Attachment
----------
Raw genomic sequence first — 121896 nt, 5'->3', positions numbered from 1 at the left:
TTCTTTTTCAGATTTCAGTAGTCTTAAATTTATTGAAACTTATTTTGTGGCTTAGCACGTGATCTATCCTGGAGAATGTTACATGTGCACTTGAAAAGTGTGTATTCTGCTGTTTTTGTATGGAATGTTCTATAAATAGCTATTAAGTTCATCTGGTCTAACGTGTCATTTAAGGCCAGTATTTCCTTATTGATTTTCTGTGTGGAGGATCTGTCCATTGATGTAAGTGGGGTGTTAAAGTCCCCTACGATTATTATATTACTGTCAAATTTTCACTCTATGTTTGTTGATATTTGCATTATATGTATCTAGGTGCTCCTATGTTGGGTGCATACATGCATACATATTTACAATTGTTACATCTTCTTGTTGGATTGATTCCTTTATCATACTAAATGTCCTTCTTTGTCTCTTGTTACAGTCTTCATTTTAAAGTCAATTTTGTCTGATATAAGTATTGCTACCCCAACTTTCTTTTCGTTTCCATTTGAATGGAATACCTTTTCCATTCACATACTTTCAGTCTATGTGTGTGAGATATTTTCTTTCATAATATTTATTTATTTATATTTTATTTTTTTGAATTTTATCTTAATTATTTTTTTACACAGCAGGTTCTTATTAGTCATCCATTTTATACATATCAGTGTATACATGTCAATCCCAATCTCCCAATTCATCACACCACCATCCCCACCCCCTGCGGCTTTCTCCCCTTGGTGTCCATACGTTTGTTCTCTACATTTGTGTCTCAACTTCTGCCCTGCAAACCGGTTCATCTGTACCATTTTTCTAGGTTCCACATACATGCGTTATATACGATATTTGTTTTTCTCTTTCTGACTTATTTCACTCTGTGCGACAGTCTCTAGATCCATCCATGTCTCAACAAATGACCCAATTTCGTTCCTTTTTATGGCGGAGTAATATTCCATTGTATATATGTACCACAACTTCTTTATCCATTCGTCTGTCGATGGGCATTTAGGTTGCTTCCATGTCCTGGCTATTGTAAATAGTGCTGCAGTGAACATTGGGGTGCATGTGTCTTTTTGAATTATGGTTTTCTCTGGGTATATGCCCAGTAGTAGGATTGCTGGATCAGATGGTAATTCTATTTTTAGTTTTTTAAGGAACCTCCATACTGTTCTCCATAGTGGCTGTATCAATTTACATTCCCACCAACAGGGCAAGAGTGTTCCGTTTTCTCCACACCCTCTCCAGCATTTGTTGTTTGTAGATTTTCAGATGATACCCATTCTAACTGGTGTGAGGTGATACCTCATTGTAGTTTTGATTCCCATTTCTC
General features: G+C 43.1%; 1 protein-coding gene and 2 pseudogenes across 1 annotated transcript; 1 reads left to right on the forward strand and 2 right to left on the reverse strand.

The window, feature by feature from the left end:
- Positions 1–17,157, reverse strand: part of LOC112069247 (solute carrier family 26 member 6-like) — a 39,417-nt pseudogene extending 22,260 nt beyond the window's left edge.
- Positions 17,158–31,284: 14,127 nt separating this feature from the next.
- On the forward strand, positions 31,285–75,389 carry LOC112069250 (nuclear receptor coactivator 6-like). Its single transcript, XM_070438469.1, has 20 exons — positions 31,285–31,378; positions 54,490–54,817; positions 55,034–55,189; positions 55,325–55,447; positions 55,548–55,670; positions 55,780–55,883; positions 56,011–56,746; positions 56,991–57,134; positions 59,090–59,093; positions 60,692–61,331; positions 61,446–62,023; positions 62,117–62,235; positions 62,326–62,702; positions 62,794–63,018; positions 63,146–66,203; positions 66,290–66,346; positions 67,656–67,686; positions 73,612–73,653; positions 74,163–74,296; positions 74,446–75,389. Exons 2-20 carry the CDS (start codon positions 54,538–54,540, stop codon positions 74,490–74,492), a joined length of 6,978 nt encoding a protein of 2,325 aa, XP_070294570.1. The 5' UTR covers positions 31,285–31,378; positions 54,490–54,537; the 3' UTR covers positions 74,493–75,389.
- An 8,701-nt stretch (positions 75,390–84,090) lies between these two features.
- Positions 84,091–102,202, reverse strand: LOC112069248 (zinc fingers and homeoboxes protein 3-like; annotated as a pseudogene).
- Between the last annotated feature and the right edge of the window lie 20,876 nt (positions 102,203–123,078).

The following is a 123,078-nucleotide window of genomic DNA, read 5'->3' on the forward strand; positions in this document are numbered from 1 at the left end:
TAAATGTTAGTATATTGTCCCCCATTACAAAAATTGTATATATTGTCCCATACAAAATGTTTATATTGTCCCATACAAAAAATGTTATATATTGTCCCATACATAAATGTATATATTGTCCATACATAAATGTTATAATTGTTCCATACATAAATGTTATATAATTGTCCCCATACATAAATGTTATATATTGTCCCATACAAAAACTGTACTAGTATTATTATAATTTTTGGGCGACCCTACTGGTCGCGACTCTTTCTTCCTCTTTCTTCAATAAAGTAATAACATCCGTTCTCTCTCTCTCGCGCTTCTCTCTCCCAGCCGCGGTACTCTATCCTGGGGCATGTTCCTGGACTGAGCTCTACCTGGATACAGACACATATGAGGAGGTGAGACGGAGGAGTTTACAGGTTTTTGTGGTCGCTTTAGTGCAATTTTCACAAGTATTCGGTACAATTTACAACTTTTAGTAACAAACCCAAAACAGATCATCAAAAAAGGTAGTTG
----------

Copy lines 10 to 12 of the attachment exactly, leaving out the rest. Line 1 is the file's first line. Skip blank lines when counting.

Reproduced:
- Between the last annotated feature and the right edge of the window lie 20,876 nt (positions 102,203–123,078).

The following is a 123,078-nucleotide window of genomic DNA, read 5'->3' on the forward strand; positions in this document are numbered from 1 at the left end:
TAAATGTTAGTATATTGTCCCCCATTACAAAAATTGTATATATTGTCCCATACAAAATGTTTATATTGTCCCATACAAAAAATGTTATATATTGTCCCATACATAAATGTATATATTGTCCATACATAAATGTTATAATTGTTCCATACATAAATGTTATATAATTGTCCCCATACATAAATGTTATATATTGTCCCATACAAAAACTGTACTAGTATTATTATAATTTTTGGGCGACCCTACTGGTCGCGACTCTTTCTTCCTCTTTCTTCAATAAAGTAATAACATCCGTTCTCTCTCTCTCGCGCTTCTCTCTCCCAGCCGCGGTACTCTATCCTGGGGCATGTTCCTGGACTGAGCTCTACCTGGATACAGACACATATGAGGAGGTGAGACGGAGGAGTTTACAGGTTTTTGTGGTCGCTTTAGTGCAATTTTCACAAGTATTCGGTACAATTTACAACTTTTAGTAACAAACCCAAAACAGATCATCAAAAAAGGTAGTTG